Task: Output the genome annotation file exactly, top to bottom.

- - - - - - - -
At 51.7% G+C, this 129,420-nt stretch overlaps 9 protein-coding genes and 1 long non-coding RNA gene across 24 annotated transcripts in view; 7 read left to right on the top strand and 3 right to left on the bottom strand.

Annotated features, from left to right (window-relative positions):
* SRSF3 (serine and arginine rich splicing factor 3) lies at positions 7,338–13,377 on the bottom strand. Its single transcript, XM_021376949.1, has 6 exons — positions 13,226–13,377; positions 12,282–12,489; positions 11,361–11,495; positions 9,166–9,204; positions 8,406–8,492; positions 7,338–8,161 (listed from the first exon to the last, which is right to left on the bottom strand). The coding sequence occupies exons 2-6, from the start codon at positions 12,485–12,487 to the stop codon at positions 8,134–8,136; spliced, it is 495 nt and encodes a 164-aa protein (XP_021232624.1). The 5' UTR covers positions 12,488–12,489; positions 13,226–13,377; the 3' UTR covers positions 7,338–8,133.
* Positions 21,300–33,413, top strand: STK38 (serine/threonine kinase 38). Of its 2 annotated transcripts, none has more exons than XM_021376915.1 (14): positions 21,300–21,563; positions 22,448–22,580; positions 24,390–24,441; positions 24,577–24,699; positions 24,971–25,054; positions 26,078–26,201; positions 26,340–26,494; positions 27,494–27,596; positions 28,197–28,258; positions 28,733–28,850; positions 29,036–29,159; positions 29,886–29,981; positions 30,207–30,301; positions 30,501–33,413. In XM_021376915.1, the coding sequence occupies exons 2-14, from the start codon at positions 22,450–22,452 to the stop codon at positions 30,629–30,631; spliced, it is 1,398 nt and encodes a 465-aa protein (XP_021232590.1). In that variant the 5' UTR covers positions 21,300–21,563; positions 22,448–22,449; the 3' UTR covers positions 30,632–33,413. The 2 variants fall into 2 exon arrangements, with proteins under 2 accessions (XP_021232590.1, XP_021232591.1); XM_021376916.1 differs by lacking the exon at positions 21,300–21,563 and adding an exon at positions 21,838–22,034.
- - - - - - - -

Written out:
At 51.7% G+C, this 129,420-nt stretch overlaps 9 protein-coding genes and 1 long non-coding RNA gene across 24 annotated transcripts in view; 7 read left to right on the top strand and 3 right to left on the bottom strand.

Annotated features, from left to right (window-relative positions):
* SRSF3 (serine and arginine rich splicing factor 3) lies at positions 7,338–13,377 on the bottom strand. Its single transcript, XM_021376949.1, has 6 exons — positions 13,226–13,377; positions 12,282–12,489; positions 11,361–11,495; positions 9,166–9,204; positions 8,406–8,492; positions 7,338–8,161 (listed from the first exon to the last, which is right to left on the bottom strand). The coding sequence occupies exons 2-6, from the start codon at positions 12,485–12,487 to the stop codon at positions 8,134–8,136; spliced, it is 495 nt and encodes a 164-aa protein (XP_021232624.1). The 5' UTR covers positions 12,488–12,489; positions 13,226–13,377; the 3' UTR covers positions 7,338–8,133.
* Positions 21,300–33,413, top strand: STK38 (serine/threonine kinase 38). Of its 2 annotated transcripts, none has more exons than XM_021376915.1 (14): positions 21,300–21,563; positions 22,448–22,580; positions 24,390–24,441; positions 24,577–24,699; positions 24,971–25,054; positions 26,078–26,201; positions 26,340–26,494; positions 27,494–27,596; positions 28,197–28,258; positions 28,733–28,850; positions 29,036–29,159; positions 29,886–29,981; positions 30,207–30,301; positions 30,501–33,413. In XM_021376915.1, the coding sequence occupies exons 2-14, from the start codon at positions 22,450–22,452 to the stop codon at positions 30,629–30,631; spliced, it is 1,398 nt and encodes a 465-aa protein (XP_021232590.1). In that variant the 5' UTR covers positions 21,300–21,563; positions 22,448–22,449; the 3' UTR covers positions 30,632–33,413. The 2 variants fall into 2 exon arrangements, with proteins under 2 accessions (XP_021232590.1, XP_021232591.1); XM_021376916.1 differs by lacking the exon at positions 21,300–21,563 and adding an exon at positions 21,838–22,034.